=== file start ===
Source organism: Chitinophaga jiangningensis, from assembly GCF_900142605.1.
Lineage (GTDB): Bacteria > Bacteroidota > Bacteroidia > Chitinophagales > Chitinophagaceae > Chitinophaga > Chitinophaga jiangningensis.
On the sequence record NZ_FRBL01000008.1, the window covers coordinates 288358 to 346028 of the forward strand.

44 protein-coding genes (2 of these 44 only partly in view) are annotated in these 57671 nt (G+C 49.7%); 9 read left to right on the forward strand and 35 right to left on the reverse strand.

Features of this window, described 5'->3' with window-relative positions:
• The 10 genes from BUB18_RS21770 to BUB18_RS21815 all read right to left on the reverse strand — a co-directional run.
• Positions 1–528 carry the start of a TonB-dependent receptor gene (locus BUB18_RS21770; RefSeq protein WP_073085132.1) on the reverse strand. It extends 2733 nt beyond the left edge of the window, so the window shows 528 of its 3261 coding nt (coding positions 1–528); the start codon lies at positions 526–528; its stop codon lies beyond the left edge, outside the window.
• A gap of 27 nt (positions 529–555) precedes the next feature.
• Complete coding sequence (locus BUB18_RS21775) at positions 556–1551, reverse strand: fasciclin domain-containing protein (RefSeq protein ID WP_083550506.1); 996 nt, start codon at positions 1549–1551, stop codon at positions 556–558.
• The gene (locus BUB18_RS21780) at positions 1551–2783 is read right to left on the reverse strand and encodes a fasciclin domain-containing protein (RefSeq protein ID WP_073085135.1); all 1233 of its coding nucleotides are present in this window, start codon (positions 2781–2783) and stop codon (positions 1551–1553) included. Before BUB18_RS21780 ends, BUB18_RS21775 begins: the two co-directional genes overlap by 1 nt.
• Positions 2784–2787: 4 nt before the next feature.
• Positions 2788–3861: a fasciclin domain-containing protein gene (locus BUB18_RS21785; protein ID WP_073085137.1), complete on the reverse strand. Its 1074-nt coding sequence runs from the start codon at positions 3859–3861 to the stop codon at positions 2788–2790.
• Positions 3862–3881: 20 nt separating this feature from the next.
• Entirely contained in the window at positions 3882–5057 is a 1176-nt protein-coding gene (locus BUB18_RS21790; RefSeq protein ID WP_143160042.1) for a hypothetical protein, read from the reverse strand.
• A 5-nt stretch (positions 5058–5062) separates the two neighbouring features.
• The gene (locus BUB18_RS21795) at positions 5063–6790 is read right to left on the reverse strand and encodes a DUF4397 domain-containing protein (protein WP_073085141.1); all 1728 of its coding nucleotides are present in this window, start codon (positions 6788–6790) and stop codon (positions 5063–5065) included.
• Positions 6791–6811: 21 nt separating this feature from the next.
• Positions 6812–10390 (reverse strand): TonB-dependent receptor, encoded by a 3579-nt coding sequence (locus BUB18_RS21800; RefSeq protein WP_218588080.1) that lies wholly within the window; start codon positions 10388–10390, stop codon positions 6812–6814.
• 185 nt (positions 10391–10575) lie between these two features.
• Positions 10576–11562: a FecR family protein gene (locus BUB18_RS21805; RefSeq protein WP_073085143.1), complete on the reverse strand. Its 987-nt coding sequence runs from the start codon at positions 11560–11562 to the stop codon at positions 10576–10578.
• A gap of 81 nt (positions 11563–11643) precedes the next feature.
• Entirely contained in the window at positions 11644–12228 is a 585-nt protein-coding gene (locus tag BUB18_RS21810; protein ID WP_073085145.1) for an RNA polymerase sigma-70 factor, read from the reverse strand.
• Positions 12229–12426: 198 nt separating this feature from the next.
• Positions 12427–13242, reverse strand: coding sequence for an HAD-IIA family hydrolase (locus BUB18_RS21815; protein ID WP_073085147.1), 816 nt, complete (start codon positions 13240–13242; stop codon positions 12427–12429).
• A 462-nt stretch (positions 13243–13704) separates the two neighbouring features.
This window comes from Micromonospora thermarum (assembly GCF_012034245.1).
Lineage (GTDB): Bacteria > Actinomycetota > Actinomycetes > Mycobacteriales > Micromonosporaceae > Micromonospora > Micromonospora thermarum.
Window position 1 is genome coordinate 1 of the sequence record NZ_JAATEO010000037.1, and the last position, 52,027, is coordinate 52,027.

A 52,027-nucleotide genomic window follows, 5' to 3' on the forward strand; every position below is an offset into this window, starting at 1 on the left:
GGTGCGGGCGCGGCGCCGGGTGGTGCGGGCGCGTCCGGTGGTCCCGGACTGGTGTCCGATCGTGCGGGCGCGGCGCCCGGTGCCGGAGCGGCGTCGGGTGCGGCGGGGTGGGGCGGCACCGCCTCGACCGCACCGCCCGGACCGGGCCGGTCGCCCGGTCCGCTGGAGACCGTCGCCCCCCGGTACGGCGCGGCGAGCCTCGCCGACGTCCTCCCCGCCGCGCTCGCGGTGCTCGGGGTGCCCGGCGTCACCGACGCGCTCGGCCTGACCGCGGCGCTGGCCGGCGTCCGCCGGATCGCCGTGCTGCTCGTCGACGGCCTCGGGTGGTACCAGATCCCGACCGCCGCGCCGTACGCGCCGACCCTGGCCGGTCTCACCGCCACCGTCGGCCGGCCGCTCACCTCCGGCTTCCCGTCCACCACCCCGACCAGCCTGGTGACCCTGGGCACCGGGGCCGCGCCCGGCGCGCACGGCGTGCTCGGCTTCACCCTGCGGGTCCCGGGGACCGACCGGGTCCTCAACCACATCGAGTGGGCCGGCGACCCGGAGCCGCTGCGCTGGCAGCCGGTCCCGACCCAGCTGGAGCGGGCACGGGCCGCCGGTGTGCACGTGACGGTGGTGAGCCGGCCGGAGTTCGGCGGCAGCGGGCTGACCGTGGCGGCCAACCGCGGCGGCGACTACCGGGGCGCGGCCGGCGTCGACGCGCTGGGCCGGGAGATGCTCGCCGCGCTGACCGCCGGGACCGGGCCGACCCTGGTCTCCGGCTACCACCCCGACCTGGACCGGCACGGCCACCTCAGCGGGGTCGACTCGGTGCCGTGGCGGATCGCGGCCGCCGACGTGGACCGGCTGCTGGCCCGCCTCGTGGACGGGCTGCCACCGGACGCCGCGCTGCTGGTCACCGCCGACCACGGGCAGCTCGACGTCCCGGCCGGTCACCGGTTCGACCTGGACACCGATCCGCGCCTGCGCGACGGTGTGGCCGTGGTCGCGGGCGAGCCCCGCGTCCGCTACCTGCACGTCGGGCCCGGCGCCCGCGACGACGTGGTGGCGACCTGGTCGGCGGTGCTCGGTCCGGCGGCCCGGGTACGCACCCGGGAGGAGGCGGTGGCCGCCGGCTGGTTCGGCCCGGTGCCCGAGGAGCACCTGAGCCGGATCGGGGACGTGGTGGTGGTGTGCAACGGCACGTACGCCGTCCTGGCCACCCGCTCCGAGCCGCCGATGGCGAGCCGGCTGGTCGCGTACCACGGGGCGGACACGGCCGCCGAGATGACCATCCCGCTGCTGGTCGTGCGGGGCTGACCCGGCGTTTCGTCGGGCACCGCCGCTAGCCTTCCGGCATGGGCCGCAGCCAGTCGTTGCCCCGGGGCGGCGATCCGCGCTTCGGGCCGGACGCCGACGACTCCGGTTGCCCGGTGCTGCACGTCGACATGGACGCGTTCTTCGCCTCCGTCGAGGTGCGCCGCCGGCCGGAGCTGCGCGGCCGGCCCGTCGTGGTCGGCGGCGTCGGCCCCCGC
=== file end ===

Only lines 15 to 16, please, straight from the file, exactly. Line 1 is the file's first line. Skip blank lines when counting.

• A 5-nt stretch (positions 5058–5062) separates the two neighbouring features.
• The gene (locus BUB18_RS21795) at positions 5063–6790 is read right to left on the reverse strand and encodes a DUF4397 domain-containing protein (protein WP_073085141.1); all 1728 of its coding nucleotides are present in this window, start codon (positions 6788–6790) and stop codon (positions 5063–5065) included.